Panthers in the square

After several bazooka shots failed to hit, Panthers claim control of the village square.  It was a good close fight but the Germans failed to capture enough buildings to control the village.

from Wargaming Notes http://ift.tt/1YENPpH
from Tumblr http://ift.tt/1TpHCei


Andre Durand: Figure 182 of 265

Chris Palmer

    I finally had the time to finish up the Chronoscope set this week by painting the Andre Durand figure.   This set now joins the list of completed sets over on the right.
      I’ve been in such a state of disorganization lately, that I forgot to take a “before” shot of the figure. So I will have to rely on this one from the Reaper website.

      I prepped the figure in the usual way; soaking it in a dish of water with a couple drops of dish- soap added, then giving it a light scrub with a soft toothbrush, and then rinsing and drying it.  I then glued the figure to a black-primed 1" fender washer with Aleene’s Tacky glue, and then glued the washer-mounted figure to a tongue depressor with a couple drops of the Elmer’s glue.
     I began by painting his face and right hand with Americana “Shading Flesh”.   I then painted his shirt with Folk Art “Deep Tomato Red”, and his pants with Cermacoat “Territorial Beige”. After these, I painted his coat with Crafter’s Acrylic “Cinnamon Brown”.

          Next, I painted his boots, belt, and holster with Americana “Charcoal Grey”. I painted his hair with Americana “Sable Brown”, and the stock of the gun in the holster with Folk Art “Dark Brown”. The stone platform he’s standing on I painted Americana “Neutral Grey”.  When all these colors had had a chance to dry, I gave the figure a wash with Winsor Newton “Peat Brown” Ink using a wet brush.  When the wash was dry, I painted the gun in his right hand, and his goggles with Black.

      When the Black had dried, I drybrushed the gun with Folk Art “Settlers Blue”.  I then painted his powerfist, the metal parts of the holstered gun, and the bits on his belt, with Folk Art “Gunmetal Gray”.  I then did the trim on the powerfist,  the center of the round object hanging on his belt, and the buttons on his shirt and the lapels of his coat,with Ceramcoat “14K Gold”.   I did the trim on his right-hand coat cuff with Apple Barrel “Yellow”, and then painted the lens of his goggles with Crafter’s Acrylic “Christmas Red”.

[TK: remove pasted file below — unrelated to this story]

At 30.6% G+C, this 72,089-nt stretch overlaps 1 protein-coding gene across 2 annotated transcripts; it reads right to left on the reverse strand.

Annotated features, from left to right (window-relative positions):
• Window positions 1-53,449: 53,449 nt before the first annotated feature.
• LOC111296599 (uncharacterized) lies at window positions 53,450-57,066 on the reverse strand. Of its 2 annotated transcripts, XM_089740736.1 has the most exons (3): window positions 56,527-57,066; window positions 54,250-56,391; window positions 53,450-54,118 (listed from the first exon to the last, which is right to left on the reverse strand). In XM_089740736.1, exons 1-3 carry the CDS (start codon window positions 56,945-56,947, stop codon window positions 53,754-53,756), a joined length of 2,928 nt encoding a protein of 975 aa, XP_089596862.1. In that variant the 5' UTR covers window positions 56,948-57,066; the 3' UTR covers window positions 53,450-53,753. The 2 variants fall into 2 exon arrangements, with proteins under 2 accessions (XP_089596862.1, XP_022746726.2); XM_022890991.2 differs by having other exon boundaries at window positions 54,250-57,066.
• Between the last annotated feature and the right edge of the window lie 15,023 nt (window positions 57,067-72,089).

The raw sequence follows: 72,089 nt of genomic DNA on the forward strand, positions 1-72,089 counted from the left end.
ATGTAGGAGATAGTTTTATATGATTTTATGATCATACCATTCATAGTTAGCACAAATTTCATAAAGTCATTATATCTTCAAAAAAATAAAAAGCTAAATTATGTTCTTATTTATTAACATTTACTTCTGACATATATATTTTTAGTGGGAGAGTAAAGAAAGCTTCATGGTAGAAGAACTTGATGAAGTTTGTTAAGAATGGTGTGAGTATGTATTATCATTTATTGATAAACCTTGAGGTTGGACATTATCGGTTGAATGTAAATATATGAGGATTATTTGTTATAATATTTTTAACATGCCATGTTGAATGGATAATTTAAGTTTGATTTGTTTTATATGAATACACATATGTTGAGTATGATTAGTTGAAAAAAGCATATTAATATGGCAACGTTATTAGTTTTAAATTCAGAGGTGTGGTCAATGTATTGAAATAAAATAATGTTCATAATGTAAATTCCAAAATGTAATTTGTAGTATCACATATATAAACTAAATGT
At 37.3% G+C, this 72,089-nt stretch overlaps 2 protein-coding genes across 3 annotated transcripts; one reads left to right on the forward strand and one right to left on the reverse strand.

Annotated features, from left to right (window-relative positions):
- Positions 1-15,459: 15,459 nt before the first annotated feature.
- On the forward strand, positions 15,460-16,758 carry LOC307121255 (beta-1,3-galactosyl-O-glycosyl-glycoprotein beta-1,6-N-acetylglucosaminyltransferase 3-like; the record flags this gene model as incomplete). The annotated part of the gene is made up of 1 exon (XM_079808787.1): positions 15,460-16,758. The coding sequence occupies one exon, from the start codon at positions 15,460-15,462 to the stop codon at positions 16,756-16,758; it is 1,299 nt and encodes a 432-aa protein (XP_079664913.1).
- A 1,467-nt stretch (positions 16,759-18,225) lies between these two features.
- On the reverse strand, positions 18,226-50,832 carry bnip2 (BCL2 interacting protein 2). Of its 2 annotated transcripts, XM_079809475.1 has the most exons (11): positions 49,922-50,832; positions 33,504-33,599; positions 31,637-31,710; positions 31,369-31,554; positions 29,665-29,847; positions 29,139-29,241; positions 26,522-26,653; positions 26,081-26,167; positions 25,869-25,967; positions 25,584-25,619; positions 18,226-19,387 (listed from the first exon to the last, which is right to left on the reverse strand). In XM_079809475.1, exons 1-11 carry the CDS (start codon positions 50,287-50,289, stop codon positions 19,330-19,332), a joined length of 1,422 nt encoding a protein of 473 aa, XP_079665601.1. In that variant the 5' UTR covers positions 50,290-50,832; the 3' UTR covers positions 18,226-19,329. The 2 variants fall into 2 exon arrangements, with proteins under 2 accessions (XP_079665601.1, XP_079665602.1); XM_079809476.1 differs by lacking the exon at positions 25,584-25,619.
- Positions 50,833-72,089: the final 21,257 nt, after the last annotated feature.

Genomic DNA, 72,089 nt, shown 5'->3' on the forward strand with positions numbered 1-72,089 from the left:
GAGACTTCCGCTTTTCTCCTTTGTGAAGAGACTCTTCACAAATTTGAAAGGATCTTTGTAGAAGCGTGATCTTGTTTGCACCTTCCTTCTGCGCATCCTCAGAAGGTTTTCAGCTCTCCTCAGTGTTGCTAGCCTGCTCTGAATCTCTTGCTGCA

I then drybrushed the platform he’s standing on with Crafter’s Acrylic “Storm Cloud Grey”, followed by Folk Art “Porcelain White”.

       Next, I drybrushed his hair with Americana “Khaki Tan”, and then painted his eyes.  I followed this with highlighting his face and hand with the base “Shading Flesh”.  I then highlighted his shirt with Americana “Burnt Orange”, and his pants with the base “Territorial Beige”.   I highlighted his coat with Crafter’s Edition “Spice Brown”, and his boots, holster, and belt with Americana “Mississippi Mud”.   I then highlighted his powerfist and the metal bits of the other gun with Folk Art “Silver Sterling”. Lastly, I painted the lens of his goggles with DecoArt Metallics “Festive Red”.
         When everything had overnight to dry, I gave the figure a coat of Ceramcoat “Matte Varnish”.  Then, that evening, I applied white glue around the figure’s platform base and sprinkled a sand and grit mixture on it.  The next day, I sprayed the figure with Testor’s Dullcote.

     I’m happy to finally have had time to finish a regular figure rather than another Familiar. 🙂    I’m generally pleased with how he turned out, though it looks like I didn’t wait long enough for the Dullcote to dry, before taking the final photo. 

via All Bones About It http://ift.tt/1XsKc99
from Tumblr http://ift.tt/1ToOoAZ